nep-gth New Economics Papers
on Game Theory
Issue of 2022‒03‒28
sixteen papers chosen by
Sylvain Béal
Université de Franche-Comté

  1. Collaboration in Bipartite Networks By Chih-Sheng Hsieh; Michael D König; Xiaodong Liu; Christian Zimmermann
  2. Information Design in Concave Games By Alex Smolin; Takuro Yamashita
  3. Preferences and strategic behavior in public goods games By Gilles Grandjean; Mathieu Lefebvre; Marco Mantovani
  4. Weighting the Waiting: Intertemporal Social Preferences By Kirsten Rohde; Job van Exel; Merel van Hulsen
  5. Price formation in financial markets: a game-theoretic perspective By David Evangelista; Yuri Saporito; Yuri Thamsten
  6. Optimal Investment in a Large Population of Competitive and Heterogeneous Agents By Ludovic Tangpi; Xuchen Zhou
  7. Unknottedness of the Graph of Pairwise Stable Networks & Network Dynamics By Julien Fixary
  8. Strategic Behavior in a Serial Newsvendor By Nicole Perez Becker; Benny Mantin; Joachim Arts
  9. Trade Wars, Currency Wars By Stéphane Auray; Michael B. Devereux; Aurélien Eyquem
  10. Narratives, Imperatives, and Moral Persuasion By Roland Bénabou; Armin Falk; Jean Tirole
  11. Other-Regarding Preferences and Giving Decision in a Risky Environment: Experimental Evidence By Mickael Beaud; Mathieu Lefebvre; Julie Rosaz
  12. Cheap Talk and Coordination in the Lab and in the Field: Collective Commercialization in Senegal By Kodjo Aflagah; Tanguy Bernard; Angelino Viceisza
  13. HCMD-zero: Learning Value Aligned Mechanisms from Data By Jan Balaguer; Raphael Koster; Ari Weinstein; Lucy Campbell-Gillingham; Christopher Summerfield; Matthew Botvinick; Andrea Tacchetti
  14. Estimating Possible Subsidy Effects in Broadband Services and Deployment By Mohammadi, Mohammad Ali
  16. Shadow banking and the four pillars of traditional financial intermediation By Emmanuel Farhi; Jean Tirole

  1. By: Chih-Sheng Hsieh (Department of Economics, National Taiwan University); Michael D König (Centre for Economic Policy Research (CEPR), London); Xiaodong Liu (Department of Economics, University of Colorado Boulder); Christian Zimmermann (Department of Economic Research, Federal Reserve Bank of St. Louis)
    Abstract: This paper studies the impact of collaboration on research output. First, we build a micro-founded model for scientific knowledge production, where collaboration between researchers is represented by a bipartite network. The Nash equilibrium of the game incorporates both the complementarity effect between collaborating researchers and the substitutability effect between concurrent projects of the same researcher. Next, we propose a Bayesian MCMC procedure to estimate the structural parameters, taking into account the endogenous participation of researchers in projects. Finally, we illustrate the empirical relevance of the model by analyzing the coauthorship network of economists registered in the RePEc Author Service. The estimated complementarity and substitutability effects are both positive and significant when the endogenous matching between researchers and projects is controlled for, and are downward biased otherwise. To show the importance of correctly estimating the structural model in policy evaluation, we conduct a counterfactual analysis of research incentives. We find that the effectiveness of research incentives tends to be understated when the complementarity effect is ignored and overstated when the substitutability effect is ignored.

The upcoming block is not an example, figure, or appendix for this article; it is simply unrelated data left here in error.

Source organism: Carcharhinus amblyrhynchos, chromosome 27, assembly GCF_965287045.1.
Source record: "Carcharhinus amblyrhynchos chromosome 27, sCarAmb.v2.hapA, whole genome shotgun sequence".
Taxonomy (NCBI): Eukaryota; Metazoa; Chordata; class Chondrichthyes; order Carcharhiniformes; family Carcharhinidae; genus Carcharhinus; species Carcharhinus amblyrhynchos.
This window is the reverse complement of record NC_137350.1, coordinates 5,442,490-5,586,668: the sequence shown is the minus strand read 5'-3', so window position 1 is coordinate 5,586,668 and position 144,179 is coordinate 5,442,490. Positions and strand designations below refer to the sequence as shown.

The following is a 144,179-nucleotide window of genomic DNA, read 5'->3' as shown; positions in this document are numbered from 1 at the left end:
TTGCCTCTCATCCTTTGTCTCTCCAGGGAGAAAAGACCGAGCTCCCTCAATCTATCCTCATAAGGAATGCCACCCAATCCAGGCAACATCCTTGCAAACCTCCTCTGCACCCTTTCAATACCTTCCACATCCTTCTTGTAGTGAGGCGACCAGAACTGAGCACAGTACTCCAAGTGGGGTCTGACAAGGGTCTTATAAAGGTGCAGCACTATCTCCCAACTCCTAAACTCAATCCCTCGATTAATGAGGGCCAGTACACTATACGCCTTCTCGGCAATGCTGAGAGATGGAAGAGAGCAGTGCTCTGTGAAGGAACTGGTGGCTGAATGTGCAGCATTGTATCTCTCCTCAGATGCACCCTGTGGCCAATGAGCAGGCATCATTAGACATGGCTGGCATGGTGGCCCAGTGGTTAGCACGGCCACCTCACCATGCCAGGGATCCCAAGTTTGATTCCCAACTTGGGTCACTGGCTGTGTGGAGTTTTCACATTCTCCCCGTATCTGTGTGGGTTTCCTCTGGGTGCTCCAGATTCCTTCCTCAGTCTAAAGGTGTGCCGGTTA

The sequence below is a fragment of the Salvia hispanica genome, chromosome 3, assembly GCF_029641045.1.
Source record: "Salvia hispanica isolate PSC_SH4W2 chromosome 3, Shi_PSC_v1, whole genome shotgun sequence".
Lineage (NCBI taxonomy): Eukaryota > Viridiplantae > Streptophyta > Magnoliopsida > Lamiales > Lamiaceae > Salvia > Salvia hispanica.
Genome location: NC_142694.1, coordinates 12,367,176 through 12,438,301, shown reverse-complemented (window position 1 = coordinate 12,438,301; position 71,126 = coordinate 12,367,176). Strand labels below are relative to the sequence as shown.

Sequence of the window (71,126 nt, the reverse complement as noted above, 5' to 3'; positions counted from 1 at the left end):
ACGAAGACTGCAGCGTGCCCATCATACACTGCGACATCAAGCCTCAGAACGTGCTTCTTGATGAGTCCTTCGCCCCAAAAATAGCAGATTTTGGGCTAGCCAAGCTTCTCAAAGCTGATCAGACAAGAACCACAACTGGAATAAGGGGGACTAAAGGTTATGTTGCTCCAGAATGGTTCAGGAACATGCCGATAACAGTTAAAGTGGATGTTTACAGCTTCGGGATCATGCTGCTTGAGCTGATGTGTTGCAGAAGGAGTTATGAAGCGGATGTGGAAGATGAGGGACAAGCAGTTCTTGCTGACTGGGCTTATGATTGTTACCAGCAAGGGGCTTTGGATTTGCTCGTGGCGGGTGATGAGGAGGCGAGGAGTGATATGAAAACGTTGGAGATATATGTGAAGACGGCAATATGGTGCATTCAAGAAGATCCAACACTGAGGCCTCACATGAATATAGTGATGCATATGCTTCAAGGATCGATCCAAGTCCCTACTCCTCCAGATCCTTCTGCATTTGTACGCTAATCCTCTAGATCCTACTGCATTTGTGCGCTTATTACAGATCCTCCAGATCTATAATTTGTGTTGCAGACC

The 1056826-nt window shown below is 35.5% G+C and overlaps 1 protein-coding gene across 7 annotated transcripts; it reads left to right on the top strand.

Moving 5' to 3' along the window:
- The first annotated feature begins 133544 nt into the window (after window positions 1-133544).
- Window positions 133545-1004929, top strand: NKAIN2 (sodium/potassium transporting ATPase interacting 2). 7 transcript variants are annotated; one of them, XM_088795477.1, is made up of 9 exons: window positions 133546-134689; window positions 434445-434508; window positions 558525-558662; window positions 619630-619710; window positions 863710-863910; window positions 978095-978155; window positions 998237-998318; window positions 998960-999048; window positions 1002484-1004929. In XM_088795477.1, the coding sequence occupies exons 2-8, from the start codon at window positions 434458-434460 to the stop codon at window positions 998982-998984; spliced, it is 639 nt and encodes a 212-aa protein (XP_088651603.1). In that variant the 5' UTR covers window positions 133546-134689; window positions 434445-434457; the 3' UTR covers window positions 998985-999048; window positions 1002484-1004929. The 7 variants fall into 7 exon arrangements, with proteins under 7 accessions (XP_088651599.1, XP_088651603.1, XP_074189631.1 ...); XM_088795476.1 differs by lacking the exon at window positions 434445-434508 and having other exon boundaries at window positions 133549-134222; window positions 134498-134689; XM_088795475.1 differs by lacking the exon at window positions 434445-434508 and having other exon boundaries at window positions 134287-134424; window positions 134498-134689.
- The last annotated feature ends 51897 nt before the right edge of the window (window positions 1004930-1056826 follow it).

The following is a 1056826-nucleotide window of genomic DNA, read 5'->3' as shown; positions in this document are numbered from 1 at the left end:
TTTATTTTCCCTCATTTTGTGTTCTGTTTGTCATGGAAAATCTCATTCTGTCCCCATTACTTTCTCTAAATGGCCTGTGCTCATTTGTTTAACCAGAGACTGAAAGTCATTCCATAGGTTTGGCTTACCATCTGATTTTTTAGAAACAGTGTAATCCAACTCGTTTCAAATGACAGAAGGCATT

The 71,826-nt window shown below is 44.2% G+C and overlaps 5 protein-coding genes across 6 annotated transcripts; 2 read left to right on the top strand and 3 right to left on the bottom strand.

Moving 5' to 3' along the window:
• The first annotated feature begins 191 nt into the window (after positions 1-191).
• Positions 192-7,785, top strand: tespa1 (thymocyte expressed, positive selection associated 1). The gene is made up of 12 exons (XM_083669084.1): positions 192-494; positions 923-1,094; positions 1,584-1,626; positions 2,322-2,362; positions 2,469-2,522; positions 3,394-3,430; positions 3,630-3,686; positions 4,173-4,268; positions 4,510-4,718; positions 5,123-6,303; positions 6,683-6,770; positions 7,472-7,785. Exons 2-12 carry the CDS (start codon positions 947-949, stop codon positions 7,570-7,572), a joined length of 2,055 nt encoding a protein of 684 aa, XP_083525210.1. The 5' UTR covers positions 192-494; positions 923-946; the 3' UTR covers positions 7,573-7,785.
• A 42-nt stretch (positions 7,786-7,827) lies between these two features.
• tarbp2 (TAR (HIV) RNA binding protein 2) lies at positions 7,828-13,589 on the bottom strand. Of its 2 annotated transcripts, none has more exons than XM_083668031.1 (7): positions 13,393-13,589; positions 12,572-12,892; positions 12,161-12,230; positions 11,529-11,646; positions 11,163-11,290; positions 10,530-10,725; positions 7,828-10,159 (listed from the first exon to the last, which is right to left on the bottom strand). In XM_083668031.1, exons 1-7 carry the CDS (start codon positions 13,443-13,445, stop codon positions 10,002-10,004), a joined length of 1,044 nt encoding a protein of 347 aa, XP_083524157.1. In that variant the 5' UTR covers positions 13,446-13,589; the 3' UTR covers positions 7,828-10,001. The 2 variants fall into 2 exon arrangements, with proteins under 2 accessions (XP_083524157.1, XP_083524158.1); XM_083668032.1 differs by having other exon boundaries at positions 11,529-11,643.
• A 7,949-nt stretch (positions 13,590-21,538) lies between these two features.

Keywords: bipartite networks, coauthorship networks, research collaboration, spillovers, economics of science
    Date: 2022–02
  2. By: Alex Smolin; Takuro Yamashita
    Abstract: We study information design in games with a continuum of actions such that the players' payoffs are concave in their own actions. A designer chooses an information structure--a joint distribution of a state and a private signal of each player. The information structure induces a Bayesian game and is evaluated according to the expected designer's payoff under the equilibrium play. We develop a method that facilitates the search for an optimal information structure, i.e., one that cannot be outperformed by any other information structure, however complex. We show an information structure is optimal whenever it induces the strategies that can be implemented by an incentive contract in a dual, principal-agent problem which aggregates marginal payoffs of the players in the original game. We use this result to establish the optimality of Gaussian information structures in settings with quadratic payoffs and a multivariate normally distributed state. We analyze the details of optimal structures in a differentiated Bertrand competition and in a prediction game.
    Date: 2022–02
  3. By: Gilles Grandjean (CEREC - Université Saint-Louis - Bruxelles); Mathieu Lefebvre (AMSE - Aix-Marseille Sciences Economiques - EHESS - École des hautes études en sciences sociales - AMU - Aix Marseille Université - ECM - École Centrale de Marseille - CNRS - Centre National de la Recherche Scientifique); Marco Mantovani (University of Milan, Department of Economics, University of Milan Bicocca)